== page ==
How do I trim my crape myrtles? Is that a water oak or white oak in the front yard? Which palm trees will take the cold temps we get in Tallahassee? We have been answering these questions and more in our blogs on MillersTreeSrv.com. In case you missed the blog about this being the best time of year to plant camellias, it’s included in our TOP 5 of 2022!
Proper Pruning of Crape Myrtles
Crape myrtle trees are a popular landscape staple in the Big Bend area. Vibrant blooms combined with interesting bark patterns make this deciduous tree gorgeous year-round. Most varieties lend themselves to having the classic vase-like shape with multiple trunks and strong branches arching outwards. January thru March are the perfect time for pruning crape myrtles in the Big Bend area.
Following the seven simple steps outlined in this article will go a long way toward keeping your crape myrtle healthy and thriving. You may enjoy the newly pruned view so much this season that adding a few more varieties to your landscape becomes a goal. We have included a few of our favorite crape myrtles for inspiration! Click here for more crape myrtle information!
Azaleas in Tallahassee – Perfect Spring Color Under Your Trees
Azaleas in bloom – our local Tallahassee sign that spring is here. The bursts of red, white and pink are often a splash of color under or around trees, taking advantage of much-needed shade. While new varieties offer new colors and bloom seasons, the best practices on planting, pruning and general care remain the same. Let’s explore how to have the healthiest and happiest (more blooms) azaleas in your Tallahassee neighborhood!
Azaleas Thrive in Companion Planting with Trees
While some of the new varieties of azalea have more sun tolerance, many favorites are what our parents and their parents planted – shade-loving shrubs. A classic southern location for azaleas is under the shade of larger trees, gathered in groups or planted as a surround for the tree trunks. Whether the tradition of pairing shade trees and azaleas sprung from practicality or whimsy, the results provide a perfect balance for your spring bloomers. For more about Azaleas, click here!
A Tallahassee Guide to the Best Palm Trees for North Florida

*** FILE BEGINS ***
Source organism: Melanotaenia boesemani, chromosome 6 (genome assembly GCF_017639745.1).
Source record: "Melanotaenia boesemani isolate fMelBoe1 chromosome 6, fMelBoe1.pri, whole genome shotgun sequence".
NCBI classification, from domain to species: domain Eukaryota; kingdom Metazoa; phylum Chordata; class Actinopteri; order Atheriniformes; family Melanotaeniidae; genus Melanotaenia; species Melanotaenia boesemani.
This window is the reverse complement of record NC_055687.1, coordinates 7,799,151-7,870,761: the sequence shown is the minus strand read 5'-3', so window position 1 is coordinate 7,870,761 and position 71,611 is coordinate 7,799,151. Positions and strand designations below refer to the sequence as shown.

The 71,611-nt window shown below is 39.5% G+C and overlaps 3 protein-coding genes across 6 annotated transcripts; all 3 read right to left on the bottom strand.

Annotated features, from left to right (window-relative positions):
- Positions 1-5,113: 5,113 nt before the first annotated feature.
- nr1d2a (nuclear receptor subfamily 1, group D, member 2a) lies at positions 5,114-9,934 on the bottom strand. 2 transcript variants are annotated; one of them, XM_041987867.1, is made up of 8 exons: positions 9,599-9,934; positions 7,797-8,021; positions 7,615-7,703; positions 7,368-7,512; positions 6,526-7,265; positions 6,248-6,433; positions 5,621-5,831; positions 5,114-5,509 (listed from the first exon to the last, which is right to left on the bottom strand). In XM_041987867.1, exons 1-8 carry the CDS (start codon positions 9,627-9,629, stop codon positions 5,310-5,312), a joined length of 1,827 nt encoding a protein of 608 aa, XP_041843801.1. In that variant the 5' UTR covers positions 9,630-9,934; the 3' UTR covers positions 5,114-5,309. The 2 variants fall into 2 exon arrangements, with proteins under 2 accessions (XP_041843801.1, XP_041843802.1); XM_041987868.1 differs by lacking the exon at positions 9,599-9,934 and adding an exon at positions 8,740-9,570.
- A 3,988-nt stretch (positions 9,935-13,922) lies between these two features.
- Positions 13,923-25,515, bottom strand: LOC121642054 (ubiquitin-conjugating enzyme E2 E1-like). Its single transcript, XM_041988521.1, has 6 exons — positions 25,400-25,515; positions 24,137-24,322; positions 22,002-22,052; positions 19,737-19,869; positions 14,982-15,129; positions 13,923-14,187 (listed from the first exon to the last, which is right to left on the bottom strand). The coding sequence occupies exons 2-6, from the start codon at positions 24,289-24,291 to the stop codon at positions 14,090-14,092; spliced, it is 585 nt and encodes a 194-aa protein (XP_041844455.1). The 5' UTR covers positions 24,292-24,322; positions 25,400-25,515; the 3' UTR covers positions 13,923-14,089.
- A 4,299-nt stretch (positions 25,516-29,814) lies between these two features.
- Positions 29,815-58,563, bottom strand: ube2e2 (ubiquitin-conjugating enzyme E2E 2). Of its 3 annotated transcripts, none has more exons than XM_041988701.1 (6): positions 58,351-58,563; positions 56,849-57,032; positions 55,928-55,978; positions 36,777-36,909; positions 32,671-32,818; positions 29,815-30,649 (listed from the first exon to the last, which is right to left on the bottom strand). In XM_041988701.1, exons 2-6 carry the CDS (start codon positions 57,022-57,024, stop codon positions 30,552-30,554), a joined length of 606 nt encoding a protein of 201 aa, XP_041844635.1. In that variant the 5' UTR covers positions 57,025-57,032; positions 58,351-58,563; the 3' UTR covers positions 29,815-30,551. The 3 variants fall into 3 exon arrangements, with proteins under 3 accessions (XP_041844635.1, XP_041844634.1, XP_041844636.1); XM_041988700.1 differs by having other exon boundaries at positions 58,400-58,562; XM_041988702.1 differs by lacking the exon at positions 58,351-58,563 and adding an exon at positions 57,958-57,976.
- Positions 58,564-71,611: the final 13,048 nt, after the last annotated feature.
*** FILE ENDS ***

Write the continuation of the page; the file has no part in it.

Palm trees come in all shapes and sizes, but not all are meant for our Tallahassee weather. Luckily, some of the most beautiful palm trees for North Florida offer a wide variety of choices in frond shape, height and silhouette. Whether you chose the shorter Pindo or taller Sabal palm, be aware that palms are different from trees with their own best practices for care.
Pick up any plant label and you see a hardiness zone number. The U.S. Department of Agriculture divides the United States into zones ranging from 1-13 with Zone 1 being the coldest and Zone 13 the warmest. If a palm has a temperature range of Miami’s Zone 11, planting it in Tallahassee’s Zone 8 means it will likely not survive our colder winter temperatures. For the blog on Zone 8 hardy palms and downloadable palm tree guide, click here.
How to Identify Florida Oak Trees Around Tallahassee
There are around 600 oak varieties in the world, 90 of which are native to the United States. Considering oak trees have a wide variety of leaf shapes – sometimes on the same tree – it’s no wonder people get confused between laurel and live oaks. We have put together an article with some of the popular oaks in our area so you can identify the trees by their leaves and acorns. The accompanying notes will also help you identify potential issues and decide on new varieties for your landscape.
For more information about local oaks, including drawings to help you identify which ones are in your yard or favorite park, read the blog here!
Camellia Care in Tallahassee
When landscapes feel barren during our winter months in north Florida, any bursts of color you see are likely coming from Camellias. For centuries, these evergreen shrubs have been the choice of royalty and common gardeners alike. Luckily, camellia care is easy – the harder part is choosing among the thousands of varieties.
The Sasanqua and Japonica species are most common in the Big Bend, with thousands of hybrids producing a wide array of flower forms and sizes. Both species are evergreen, able to provide privacy as hedges or grown alone to provide cool weather color. The Japonica species tends to be larger in size while the Sasanqua species tends to have smaller but more numerous flowers with more notable fragrance. There is even a camelia named “Tallahassee Girl!” For more information about selection, planting and care of camellias in our area, visit the blog here.
We hope you enjoyed our top five blogs of 2022. Join us on Facebook an Instagram for the latest news, fun facts and on-the-job photos. Comment or message us if you have a subject you would like to see addressed in one of our upcoming blogs. We love to help our neighbors through sharing knowledge and ideas.
At Miller’s Tree Service, we care about your landscape – trees and camellias, azaleas and crape myrtles. When you have one of our arborists out for a free tree removal consultation, ask about replacement ideas and help sprucing up under your live oak. Our crews are proud about the care we show in cleaning up after a job, leaving your yard as clean, or cleaner, than when we started. Tallahassee is our home too, so keeping it beautiful – and safe – is our goal.
Call 850.894.8733 to plan your next tree planting, trimming or removal. We will always go out on a limb for you!